Use six 1x12s that are eight feet long. Stack two for each long side and cut the other two in half and stack and voila, you have a 8’ by 4’ raised bed. (I used 1x1s in the corners.)

Be sure to tack galvanized screening to the bottom to keep out the gophers.


24 posted on 01/10/2009 6:37:59 PM PST by anonsquared
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To: nickcarraway

I started mine two years ago. Will continue to do so for the rest of my life, health permitting.


25 posted on 01/10/2009 6:39:01 PM PST by mysterio
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To: Viking2002

Sounds yummy! You may want to check out http://www.groworganic.com

Peaceful Valley Farm and Garden Supply offers multi-fruit trees so you can get three kinds of apples, peaches, or pears on one grafted tree.

http://groworganic.com/search.html?pCommand=DoSearch&pMode=Search&sText=multi%20fruit&sCategory=catalog


26 posted on 01/10/2009 6:44:10 PM PST by anonsquared
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To: anonsquared
“I see many positive aspects of encouraging victory gardens today. “

Although I don't refer to mine as a victory garden I do enjoy gardening. The biggest problem is crabgrass. Fight it all spring and summer. Have never found the answer as to how to get rid of it.

27 posted on 01/10/2009 6:44:22 PM PST by jerry639 (Obama=false hope for delusional followers.)
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To: Brad's Gramma; Diana in Wisconsin; gardengirl; girlangler; SunkenCiv; HungarianGypsy; Gabz; ...

(Victory) Garden Ping!!!!!!!!


28 posted on 01/10/2009 6:46:32 PM PST by Gabz
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To: anonsquared

What kind of soil do you use? Do you have a compost?


29 posted on 01/10/2009 6:47:01 PM PST by lonestar
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To: Diana in Wisconsin

Wow! GREAT GREAT inspiration!!! Pasadena, CA???

Thanks!!!!


30 posted on 01/10/2009 6:48:28 PM PST by Bradís Gramma ( PRAY! Pray for Israel. Pray for the US.)
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To: jerry639

Before I built my raised beds and eliminated my weed problem, I had some success using layers of newspapers (black and white only/no colored print) to block weeds between rows and around plants. About seven sheets works best and it decomposes through the season and softens up clay soil. Lay it down, wet it, and throw a bit of soil over to cover.


31 posted on 01/10/2009 6:50:23 PM PST by anonsquared
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To: Diana in Wisconsin
That's an interesting factoid. All I know is, my mother has sworn by Granny Smith apples as the best all-around cooking and baking apple for over 60 years. Truth be told, I'd thought that I'd planted a Stayman Winesap - that's what the nursery tag said - but didn't find out otherwise, until the fruit started coming in about three or four years ago. The first year, I let the damn things hang on the branches until they rotted, because I kept expecting them to turn red. LOL Last year was the first year the tree really produced - it was just a bowl full for the first couple of seasons. Last year, it finally went nuts. But, I grew up in apple country, so it's a point of pride to own my own, personal apple tree, right in front of my door. I think this year I'll keeps some seeds, and see about germinating some seedlings, 'cuz this tree is a keeper, genetically-speaking.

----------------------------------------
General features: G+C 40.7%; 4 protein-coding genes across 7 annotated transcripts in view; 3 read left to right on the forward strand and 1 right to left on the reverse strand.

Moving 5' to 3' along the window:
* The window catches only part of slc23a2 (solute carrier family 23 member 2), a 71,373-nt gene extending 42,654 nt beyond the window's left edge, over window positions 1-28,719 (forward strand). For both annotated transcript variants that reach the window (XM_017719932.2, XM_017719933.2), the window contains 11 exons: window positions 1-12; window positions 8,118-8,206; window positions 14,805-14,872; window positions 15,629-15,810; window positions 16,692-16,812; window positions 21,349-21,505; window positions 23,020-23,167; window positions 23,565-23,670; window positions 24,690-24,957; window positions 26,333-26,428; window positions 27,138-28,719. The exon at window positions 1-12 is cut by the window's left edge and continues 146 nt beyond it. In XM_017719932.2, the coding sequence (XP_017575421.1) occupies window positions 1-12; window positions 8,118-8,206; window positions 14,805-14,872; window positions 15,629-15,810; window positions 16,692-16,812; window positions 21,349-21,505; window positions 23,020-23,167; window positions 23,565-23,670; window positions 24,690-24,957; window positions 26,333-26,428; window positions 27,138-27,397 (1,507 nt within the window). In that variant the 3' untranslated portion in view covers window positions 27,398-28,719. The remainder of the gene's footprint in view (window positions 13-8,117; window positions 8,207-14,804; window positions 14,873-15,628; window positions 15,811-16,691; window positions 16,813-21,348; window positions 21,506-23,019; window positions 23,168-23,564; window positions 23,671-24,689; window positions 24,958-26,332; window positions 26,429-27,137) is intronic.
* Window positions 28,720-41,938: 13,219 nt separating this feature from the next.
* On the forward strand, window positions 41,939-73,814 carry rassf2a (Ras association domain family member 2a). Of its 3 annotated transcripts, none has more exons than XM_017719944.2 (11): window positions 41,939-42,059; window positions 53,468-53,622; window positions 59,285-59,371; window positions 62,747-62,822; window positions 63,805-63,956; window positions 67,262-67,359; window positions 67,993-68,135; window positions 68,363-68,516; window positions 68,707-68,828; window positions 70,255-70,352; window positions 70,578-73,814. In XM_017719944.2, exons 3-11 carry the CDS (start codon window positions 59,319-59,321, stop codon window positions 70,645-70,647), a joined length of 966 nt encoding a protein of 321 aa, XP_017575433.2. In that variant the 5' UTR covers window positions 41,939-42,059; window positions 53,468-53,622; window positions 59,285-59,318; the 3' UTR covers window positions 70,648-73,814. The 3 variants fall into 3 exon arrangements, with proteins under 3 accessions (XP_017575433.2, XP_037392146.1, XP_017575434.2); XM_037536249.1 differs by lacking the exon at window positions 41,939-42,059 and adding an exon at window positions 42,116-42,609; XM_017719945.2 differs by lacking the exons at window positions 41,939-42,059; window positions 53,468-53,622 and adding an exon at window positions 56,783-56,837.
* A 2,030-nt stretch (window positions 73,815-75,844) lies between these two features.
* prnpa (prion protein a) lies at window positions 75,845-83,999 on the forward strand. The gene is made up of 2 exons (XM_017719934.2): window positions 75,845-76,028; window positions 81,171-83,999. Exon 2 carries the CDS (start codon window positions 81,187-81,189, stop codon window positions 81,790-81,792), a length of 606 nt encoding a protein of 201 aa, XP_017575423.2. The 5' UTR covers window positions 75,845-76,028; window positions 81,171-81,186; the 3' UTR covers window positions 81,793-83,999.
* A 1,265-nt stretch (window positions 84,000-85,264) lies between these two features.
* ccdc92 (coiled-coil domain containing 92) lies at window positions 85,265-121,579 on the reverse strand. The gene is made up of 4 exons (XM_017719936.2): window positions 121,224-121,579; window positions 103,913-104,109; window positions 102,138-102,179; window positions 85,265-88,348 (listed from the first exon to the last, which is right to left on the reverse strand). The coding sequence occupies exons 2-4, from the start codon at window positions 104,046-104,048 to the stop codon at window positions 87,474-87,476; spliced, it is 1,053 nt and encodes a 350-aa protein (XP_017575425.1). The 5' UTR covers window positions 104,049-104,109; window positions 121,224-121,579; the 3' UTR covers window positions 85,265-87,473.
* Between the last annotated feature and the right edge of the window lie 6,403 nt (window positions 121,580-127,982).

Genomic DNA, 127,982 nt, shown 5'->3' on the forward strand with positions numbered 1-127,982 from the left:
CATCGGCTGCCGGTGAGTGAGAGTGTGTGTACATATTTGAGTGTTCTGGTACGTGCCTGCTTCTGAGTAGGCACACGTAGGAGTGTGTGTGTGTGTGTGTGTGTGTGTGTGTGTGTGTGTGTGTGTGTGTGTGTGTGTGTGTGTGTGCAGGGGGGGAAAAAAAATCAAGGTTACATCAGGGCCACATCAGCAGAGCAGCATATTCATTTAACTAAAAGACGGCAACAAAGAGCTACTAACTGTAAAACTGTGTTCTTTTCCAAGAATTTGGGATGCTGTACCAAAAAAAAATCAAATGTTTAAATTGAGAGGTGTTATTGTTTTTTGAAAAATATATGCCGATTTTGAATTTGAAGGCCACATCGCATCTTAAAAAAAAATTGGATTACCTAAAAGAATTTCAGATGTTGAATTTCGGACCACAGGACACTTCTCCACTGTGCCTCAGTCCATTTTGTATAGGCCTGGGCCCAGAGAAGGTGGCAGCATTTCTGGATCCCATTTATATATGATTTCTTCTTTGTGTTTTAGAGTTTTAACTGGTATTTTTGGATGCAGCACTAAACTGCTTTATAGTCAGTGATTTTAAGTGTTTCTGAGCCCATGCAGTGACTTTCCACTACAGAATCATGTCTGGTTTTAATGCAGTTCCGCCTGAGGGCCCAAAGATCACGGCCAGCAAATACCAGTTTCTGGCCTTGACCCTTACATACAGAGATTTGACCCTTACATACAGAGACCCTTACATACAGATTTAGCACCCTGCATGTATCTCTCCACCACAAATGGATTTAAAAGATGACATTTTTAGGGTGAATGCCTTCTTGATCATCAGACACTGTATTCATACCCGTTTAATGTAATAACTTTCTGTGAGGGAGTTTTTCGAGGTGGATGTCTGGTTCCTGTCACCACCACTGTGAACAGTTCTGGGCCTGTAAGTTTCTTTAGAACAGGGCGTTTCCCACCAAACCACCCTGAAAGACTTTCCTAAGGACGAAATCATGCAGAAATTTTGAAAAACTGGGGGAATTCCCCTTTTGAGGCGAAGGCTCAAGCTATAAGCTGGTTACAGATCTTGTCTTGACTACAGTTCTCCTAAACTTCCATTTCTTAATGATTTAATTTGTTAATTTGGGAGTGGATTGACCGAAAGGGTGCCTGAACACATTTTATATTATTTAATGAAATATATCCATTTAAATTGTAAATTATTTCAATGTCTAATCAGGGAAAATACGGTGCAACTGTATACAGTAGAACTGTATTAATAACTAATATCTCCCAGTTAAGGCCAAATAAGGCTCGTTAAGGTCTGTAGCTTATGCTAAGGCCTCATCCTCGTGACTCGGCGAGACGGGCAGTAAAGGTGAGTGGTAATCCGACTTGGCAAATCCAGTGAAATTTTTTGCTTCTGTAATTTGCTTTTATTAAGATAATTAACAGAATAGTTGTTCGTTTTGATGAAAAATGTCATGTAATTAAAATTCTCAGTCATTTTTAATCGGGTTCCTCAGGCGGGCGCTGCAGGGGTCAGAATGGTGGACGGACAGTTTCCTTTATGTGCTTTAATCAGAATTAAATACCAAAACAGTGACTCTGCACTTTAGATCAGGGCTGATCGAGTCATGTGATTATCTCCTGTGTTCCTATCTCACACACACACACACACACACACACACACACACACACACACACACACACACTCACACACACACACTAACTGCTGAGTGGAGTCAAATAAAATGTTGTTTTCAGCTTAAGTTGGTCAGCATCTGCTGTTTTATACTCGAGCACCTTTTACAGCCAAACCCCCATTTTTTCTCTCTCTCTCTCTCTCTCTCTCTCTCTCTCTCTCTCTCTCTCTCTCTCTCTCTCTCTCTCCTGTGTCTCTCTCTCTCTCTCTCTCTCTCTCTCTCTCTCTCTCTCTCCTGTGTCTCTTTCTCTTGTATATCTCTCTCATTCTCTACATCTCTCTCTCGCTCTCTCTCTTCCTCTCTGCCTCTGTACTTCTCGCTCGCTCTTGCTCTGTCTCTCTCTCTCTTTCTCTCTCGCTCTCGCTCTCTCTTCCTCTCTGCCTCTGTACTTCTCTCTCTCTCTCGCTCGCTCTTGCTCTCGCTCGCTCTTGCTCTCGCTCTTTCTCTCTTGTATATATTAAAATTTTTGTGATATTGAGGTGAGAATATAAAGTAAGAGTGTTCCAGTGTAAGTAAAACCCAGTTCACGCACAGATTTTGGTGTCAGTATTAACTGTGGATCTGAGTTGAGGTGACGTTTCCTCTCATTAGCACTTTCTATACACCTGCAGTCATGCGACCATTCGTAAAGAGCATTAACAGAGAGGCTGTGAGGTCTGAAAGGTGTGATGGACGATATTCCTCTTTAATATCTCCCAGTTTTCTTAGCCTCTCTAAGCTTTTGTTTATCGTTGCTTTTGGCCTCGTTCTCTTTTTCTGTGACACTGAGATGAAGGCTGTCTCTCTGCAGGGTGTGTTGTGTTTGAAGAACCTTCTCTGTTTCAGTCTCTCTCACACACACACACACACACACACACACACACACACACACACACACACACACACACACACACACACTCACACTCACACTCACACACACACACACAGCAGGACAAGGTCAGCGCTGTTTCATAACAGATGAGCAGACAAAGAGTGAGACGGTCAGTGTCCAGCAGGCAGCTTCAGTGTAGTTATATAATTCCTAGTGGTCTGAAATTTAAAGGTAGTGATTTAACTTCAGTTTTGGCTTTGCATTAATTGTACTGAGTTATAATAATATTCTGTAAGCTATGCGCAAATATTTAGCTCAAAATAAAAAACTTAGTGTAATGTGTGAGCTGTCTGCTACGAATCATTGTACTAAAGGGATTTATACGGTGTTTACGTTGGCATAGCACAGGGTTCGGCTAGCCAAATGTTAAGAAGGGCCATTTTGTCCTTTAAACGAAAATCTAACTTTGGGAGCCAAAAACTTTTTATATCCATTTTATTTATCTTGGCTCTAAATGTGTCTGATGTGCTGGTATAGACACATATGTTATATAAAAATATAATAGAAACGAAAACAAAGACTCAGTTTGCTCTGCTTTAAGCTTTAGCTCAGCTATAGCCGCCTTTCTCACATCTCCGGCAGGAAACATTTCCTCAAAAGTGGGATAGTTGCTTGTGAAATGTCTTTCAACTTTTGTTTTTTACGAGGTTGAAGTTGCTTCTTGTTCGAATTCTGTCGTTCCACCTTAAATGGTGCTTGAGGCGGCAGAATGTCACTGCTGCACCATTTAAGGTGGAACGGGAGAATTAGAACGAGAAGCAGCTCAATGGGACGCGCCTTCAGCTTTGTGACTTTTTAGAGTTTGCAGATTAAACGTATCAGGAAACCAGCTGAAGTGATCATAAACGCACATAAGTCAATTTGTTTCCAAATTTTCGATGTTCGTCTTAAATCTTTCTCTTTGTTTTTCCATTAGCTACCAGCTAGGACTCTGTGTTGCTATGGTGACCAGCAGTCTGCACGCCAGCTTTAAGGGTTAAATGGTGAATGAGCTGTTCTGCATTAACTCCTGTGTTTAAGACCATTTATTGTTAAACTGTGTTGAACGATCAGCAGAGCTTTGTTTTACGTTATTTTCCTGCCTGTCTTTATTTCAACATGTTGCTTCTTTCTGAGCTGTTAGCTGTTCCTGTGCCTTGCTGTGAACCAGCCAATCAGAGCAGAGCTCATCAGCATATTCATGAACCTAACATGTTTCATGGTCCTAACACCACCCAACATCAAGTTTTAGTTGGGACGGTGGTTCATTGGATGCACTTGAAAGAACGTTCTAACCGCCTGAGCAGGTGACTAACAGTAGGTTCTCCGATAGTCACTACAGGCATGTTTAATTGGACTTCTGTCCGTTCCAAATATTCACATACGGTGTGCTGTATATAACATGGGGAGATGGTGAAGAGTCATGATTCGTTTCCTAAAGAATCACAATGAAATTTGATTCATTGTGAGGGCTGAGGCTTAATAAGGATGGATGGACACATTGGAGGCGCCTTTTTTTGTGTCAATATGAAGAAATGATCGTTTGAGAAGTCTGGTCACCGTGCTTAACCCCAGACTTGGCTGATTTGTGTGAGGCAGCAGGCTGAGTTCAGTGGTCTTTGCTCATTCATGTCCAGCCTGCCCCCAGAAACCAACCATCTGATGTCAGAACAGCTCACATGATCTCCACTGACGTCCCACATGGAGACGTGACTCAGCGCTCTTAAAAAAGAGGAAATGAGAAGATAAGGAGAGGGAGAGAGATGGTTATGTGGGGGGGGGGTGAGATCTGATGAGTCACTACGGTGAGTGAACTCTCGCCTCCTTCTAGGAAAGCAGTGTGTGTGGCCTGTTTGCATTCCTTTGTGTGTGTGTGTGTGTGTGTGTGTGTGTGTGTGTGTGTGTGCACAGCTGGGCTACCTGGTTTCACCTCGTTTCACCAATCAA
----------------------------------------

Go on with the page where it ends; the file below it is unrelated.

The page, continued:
32 posted on 01/10/2009 6:56:52 PM PST by Viking2002 (Let's be proactive and start the impeachment NOW.)
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To: luckystarmom

Make a bean pole tee pee for them. They’ll have a blast.


33 posted on 01/10/2009 6:57:33 PM PST by hedgetrimmer
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To: lonestar

I have two acres that used to be part of a cattle ranch. I do compost just by throwing all the garden scraps in a huge pile under an oak tree every fall. By spring I pull off the top layer and enjoy everything that is cooked underneath.

Every few years I take a plastic garbage can up to the garden store and get soil amendment that comes from crushed shells. It really adds to the soil, but it does produce mushrooms that may or may not be edible.


34 posted on 01/10/2009 6:57:58 PM PST by anonsquared
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To: Gabz; hiredhand

As stated before we learned from grandparents and parents long ago.....no need to bring back a victory garden. We still have ours !.......:o)


35 posted on 01/10/2009 6:58:14 PM PST by Squantos (Be polite. Be professional. But have a plan to kill everyone you meet)
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To: nickcarraway

“think global, act local.”

/s


36 posted on 01/10/2009 7:01:11 PM PST by ken21 (people die and you never hear from them again.)
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To: anonsquared